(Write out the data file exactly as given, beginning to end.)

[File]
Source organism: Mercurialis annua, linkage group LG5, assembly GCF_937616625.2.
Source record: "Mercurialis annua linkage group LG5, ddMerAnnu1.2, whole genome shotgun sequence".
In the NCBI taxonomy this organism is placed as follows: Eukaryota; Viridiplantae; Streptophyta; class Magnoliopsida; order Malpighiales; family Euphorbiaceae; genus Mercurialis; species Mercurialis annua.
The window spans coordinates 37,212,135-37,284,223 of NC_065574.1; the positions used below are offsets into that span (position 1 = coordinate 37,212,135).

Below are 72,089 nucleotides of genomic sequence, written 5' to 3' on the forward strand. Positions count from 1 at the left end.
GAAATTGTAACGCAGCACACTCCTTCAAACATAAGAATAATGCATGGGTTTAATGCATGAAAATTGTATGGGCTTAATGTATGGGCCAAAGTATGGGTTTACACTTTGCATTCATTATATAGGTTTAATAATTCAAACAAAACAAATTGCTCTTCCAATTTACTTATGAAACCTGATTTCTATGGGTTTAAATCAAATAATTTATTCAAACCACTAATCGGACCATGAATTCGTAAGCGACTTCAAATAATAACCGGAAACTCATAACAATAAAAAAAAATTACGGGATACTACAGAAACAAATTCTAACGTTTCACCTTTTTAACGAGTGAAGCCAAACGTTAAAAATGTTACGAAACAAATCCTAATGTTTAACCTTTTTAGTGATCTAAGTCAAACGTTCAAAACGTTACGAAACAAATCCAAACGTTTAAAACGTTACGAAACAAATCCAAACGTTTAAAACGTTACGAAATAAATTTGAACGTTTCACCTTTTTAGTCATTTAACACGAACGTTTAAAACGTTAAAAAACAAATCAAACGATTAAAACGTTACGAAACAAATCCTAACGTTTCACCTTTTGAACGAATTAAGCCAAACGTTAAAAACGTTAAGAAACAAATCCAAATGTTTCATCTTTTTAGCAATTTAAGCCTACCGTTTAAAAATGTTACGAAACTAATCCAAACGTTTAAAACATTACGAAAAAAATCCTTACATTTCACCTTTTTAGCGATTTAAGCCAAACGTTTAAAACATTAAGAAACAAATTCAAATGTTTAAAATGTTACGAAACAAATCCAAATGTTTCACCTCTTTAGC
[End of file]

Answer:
Source organism: Mercurialis annua, linkage group LG5, assembly GCF_937616625.2.
Source record: "Mercurialis annua linkage group LG5, ddMerAnnu1.2, whole genome shotgun sequence".
In the NCBI taxonomy this organism is placed as follows: Eukaryota; Viridiplantae; Streptophyta; class Magnoliopsida; order Malpighiales; family Euphorbiaceae; genus Mercurialis; species Mercurialis annua.
The window spans coordinates 37,212,135-37,284,223 of NC_065574.1; the positions used below are offsets into that span (position 1 = coordinate 37,212,135).

Below are 72,089 nucleotides of genomic sequence, written 5' to 3' on the forward strand. Positions count from 1 at the left end.
GAAATTGTAACGCAGCACACTCCTTCAAACATAAGAATAATGCATGGGTTTAATGCATGAAAATTGTATGGGCTTAATGTATGGGCCAAAGTATGGGTTTACACTTTGCATTCATTATATAGGTTTAATAATTCAAACAAAACAAATTGCTCTTCCAATTTACTTATGAAACCTGATTTCTATGGGTTTAAATCAAATAATTTATTCAAACCACTAATCGGACCATGAATTCGTAAGCGACTTCAAATAATAACCGGAAACTCATAACAATAAAAAAAAATTACGGGATACTACAGAAACAAATTCTAACGTTTCACCTTTTTAACGAGTGAAGCCAAACGTTAAAAATGTTACGAAACAAATCCTAATGTTTAACCTTTTTAGTGATCTAAGTCAAACGTTCAAAACGTTACGAAACAAATCCAAACGTTTAAAACGTTACGAAACAAATCCAAACGTTTAAAACGTTACGAAATAAATTTGAACGTTTCACCTTTTTAGTCATTTAACACGAACGTTTAAAACGTTAAAAAACAAATCAAACGATTAAAACGTTACGAAACAAATCCTAACGTTTCACCTTTTGAACGAATTAAGCCAAACGTTAAAAACGTTAAGAAACAAATCCAAATGTTTCATCTTTTTAGCAATTTAAGCCTACCGTTTAAAAATGTTACGAAACTAATCCAAACGTTTAAAACATTACGAAAAAAATCCTTACATTTCACCTTTTTAGCGATTTAAGCCAAACGTTTAAAACATTAAGAAACAAATTCAAATGTTTAAAATGTTACGAAACAAATCCAAATGTTTCACCTCTTTAGC